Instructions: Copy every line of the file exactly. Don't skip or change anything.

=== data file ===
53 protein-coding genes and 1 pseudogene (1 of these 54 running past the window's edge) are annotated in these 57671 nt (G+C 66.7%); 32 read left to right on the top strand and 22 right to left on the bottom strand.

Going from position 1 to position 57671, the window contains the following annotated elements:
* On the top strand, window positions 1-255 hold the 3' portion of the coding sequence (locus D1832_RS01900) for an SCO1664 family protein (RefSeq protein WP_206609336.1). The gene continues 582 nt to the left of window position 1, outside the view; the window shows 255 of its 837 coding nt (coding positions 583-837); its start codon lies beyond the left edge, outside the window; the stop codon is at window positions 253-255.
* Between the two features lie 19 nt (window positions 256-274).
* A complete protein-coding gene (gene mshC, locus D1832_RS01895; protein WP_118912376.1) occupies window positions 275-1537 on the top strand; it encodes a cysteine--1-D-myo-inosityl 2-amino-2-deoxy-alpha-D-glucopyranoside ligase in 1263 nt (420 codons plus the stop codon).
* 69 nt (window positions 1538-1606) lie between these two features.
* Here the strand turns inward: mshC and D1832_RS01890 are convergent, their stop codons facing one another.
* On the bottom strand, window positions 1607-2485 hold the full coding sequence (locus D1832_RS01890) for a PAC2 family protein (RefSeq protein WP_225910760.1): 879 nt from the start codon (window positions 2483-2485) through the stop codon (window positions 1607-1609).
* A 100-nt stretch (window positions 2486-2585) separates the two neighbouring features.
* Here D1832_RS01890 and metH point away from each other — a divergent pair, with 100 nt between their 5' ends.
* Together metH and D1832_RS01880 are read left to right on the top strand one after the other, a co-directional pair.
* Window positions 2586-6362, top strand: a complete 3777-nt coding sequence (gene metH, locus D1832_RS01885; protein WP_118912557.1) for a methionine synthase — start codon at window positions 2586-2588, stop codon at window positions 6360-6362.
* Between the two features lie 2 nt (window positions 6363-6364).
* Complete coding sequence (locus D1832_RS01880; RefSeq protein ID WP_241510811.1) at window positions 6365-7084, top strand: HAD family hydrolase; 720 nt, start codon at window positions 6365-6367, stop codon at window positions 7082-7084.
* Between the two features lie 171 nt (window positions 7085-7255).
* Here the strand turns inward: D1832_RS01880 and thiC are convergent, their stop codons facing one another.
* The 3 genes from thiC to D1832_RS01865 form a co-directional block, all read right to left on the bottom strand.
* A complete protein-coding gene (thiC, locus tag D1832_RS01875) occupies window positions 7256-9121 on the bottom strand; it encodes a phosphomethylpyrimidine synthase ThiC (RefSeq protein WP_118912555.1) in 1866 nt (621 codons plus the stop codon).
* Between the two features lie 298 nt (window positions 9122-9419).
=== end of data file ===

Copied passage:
53 protein-coding genes and 1 pseudogene (1 of these 54 running past the window's edge) are annotated in these 57671 nt (G+C 66.7%); 32 read left to right on the top strand and 22 right to left on the bottom strand.

Going from position 1 to position 57671, the window contains the following annotated elements:
* On the top strand, window positions 1-255 hold the 3' portion of the coding sequence (locus D1832_RS01900) for an SCO1664 family protein (RefSeq protein WP_206609336.1). The gene continues 582 nt to the left of window position 1, outside the view; the window shows 255 of its 837 coding nt (coding positions 583-837); its start codon lies beyond the left edge, outside the window; the stop codon is at window positions 253-255.
* Between the two features lie 19 nt (window positions 256-274).
* A complete protein-coding gene (gene mshC, locus D1832_RS01895; protein WP_118912376.1) occupies window positions 275-1537 on the top strand; it encodes a cysteine--1-D-myo-inosityl 2-amino-2-deoxy-alpha-D-glucopyranoside ligase in 1263 nt (420 codons plus the stop codon).
* 69 nt (window positions 1538-1606) lie between these two features.
* Here the strand turns inward: mshC and D1832_RS01890 are convergent, their stop codons facing one another.
* On the bottom strand, window positions 1607-2485 hold the full coding sequence (locus D1832_RS01890) for a PAC2 family protein (RefSeq protein WP_225910760.1): 879 nt from the start codon (window positions 2483-2485) through the stop codon (window positions 1607-1609).
* A 100-nt stretch (window positions 2486-2585) separates the two neighbouring features.
* Here D1832_RS01890 and metH point away from each other — a divergent pair, with 100 nt between their 5' ends.
* Together metH and D1832_RS01880 are read left to right on the top strand one after the other, a co-directional pair.
* Window positions 2586-6362, top strand: a complete 3777-nt coding sequence (gene metH, locus D1832_RS01885; protein WP_118912557.1) for a methionine synthase — start codon at window positions 2586-2588, stop codon at window positions 6360-6362.
* Between the two features lie 2 nt (window positions 6363-6364).
* Complete coding sequence (locus D1832_RS01880; RefSeq protein ID WP_241510811.1) at window positions 6365-7084, top strand: HAD family hydrolase; 720 nt, start codon at window positions 6365-6367, stop codon at window positions 7082-7084.
* Between the two features lie 171 nt (window positions 7085-7255).
* Here the strand turns inward: D1832_RS01880 and thiC are convergent, their stop codons facing one another.
* The 3 genes from thiC to D1832_RS01865 form a co-directional block, all read right to left on the bottom strand.
* A complete protein-coding gene (thiC, locus tag D1832_RS01875) occupies window positions 7256-9121 on the bottom strand; it encodes a phosphomethylpyrimidine synthase ThiC (RefSeq protein WP_118912555.1) in 1866 nt (621 codons plus the stop codon).
* Between the two features lie 298 nt (window positions 9122-9419).